The Trautonium, named after its inventor, the Berlin engineer Friedrich Trautwein (1888-1956), is a precursor to today's synthesizers as an electronic musical instrument. In 1927, the Rundfunkversuchsstelle (RVS) was founded at the University of Music in Berlin with the aim of investigating the relationship between music and technology in broadcasting. There Friedrich Trautwein got a lectureship for musical acoustics in 1929. Together with the composer and music professor Paul Hindemith (1895-1963), Trautwein developed a first Trautonium, which was first publicly performed with Hindemith's compositions at the Berlin festival "Neue Musik" in 1930. Oskar Sala (1910-2002), Paul Hindemith and the pianist Rudolph Schmidt played.
Motivated by the outstanding criticism of the first concert, Hindemith's "Concert Piece for a Trautonium with Accompaniment of the String Orchestra" (1931) was created immediately afterwards.
Here in a performance by Peter Pichler with the Ensemble New Babylon in Munich.
The Trautonium was originally a monophonic instrument.
The development of the device is then inextricably linked to Oskar Sala, a student of Hindemith, who developed the "Volkstrautonium", the Radio Trautonium and the Concert Trautonium from it in the 1930s, and ultimately the Mixturtrautonium at the end of the 1940s.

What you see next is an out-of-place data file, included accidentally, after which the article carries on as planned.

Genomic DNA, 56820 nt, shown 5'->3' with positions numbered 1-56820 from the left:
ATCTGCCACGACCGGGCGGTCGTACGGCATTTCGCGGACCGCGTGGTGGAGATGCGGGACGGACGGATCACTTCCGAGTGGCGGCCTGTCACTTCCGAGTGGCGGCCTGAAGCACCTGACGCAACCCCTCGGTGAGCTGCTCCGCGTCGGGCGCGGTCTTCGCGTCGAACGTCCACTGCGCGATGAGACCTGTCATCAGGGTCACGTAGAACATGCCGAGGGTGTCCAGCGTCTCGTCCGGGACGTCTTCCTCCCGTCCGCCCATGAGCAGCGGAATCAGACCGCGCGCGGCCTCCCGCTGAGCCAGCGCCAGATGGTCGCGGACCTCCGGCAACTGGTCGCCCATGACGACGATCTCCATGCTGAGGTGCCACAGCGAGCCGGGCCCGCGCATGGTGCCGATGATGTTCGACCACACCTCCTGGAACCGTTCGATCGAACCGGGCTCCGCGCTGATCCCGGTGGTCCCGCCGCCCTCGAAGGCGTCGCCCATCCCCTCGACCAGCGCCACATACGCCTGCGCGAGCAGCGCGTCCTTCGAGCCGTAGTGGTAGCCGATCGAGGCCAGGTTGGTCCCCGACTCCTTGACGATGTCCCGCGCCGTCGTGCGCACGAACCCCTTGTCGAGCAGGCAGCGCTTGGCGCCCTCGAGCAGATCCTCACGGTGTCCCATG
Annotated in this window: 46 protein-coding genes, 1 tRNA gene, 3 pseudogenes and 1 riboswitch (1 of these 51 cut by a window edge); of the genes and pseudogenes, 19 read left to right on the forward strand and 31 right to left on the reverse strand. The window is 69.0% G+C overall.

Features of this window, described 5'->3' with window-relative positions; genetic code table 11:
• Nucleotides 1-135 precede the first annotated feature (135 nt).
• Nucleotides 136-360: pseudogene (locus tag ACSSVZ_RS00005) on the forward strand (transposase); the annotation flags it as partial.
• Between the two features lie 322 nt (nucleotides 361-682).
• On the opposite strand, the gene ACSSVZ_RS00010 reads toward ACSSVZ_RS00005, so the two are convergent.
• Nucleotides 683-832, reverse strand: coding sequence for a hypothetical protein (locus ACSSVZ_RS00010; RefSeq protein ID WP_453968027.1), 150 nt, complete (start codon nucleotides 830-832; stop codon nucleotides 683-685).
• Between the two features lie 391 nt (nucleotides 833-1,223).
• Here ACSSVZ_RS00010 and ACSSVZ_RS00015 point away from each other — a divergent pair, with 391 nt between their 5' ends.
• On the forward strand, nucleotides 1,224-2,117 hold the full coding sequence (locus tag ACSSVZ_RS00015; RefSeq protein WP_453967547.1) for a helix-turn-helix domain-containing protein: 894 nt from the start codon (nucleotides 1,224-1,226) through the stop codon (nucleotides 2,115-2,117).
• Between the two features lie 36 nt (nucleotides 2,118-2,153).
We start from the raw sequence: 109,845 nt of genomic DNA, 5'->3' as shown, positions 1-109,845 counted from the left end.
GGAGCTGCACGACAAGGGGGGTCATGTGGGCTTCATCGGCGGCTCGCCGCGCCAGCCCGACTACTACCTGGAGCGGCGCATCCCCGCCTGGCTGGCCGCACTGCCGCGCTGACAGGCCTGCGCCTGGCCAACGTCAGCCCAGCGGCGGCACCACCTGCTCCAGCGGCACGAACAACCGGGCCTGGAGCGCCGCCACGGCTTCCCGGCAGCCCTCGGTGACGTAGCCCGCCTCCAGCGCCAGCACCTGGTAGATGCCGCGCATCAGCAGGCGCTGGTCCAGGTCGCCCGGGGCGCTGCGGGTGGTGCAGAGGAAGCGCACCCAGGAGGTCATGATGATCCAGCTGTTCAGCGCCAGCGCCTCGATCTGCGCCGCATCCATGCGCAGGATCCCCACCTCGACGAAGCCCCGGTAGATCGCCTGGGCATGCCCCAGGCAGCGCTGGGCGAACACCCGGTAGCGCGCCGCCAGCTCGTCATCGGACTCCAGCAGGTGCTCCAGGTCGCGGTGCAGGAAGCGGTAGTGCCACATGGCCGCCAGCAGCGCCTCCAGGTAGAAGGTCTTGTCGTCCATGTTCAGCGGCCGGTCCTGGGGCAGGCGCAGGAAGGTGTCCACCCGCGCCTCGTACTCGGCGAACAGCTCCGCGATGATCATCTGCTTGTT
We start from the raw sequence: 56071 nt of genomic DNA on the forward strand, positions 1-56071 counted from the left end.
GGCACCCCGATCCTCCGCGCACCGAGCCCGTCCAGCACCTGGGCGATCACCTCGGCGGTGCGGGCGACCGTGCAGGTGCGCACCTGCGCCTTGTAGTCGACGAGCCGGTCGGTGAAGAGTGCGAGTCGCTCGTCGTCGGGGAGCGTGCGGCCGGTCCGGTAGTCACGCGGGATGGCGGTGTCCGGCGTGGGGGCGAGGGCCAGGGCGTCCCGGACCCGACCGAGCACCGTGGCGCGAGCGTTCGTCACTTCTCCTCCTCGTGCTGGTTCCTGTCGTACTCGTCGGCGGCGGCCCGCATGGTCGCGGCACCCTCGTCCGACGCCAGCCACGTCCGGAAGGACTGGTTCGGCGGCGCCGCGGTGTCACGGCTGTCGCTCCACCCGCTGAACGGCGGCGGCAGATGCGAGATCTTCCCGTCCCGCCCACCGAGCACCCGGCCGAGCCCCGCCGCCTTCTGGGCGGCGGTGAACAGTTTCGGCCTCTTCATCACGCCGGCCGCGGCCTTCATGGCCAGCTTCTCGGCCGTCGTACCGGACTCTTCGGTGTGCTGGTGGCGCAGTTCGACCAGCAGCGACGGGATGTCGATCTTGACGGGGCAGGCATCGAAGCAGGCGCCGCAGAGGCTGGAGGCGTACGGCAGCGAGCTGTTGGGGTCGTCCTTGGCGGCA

Special features of the Mixturtrautonium are the frequency dividers, which make it possible to create chords from a fundamental tone using the subharmonic frequency series. Sala set the Trautonium to over 300 films, including award-winning documentaries and Alfred Hitchcock's “The Birds”.
The Radio Trautonium was lost in the turmoil surrounding the division of Berlin (supposedly it was scrapped in the east) and is now considered lost.
Particular attention was paid to the Concert Trautonium which was portable. The big public appearance for the Concert Trautonium followed in 1940 when Oskar Sala gave a special concert in the Berlin Philharmonie together with the Berlin Philharmonic Orchestra.
The Mixttrautonium was developed after the war between 1948 and 1952. Here Oskar Sala implemented all the ideas that he had carried around for years. The device was expanded with an electric hammer mechanism, a noise generator and circuits for generating percussive effects.
Further information on Oskar Sala can be found at the Deutsches Museum in Munich, which manages the complete estate of Oskar Sala .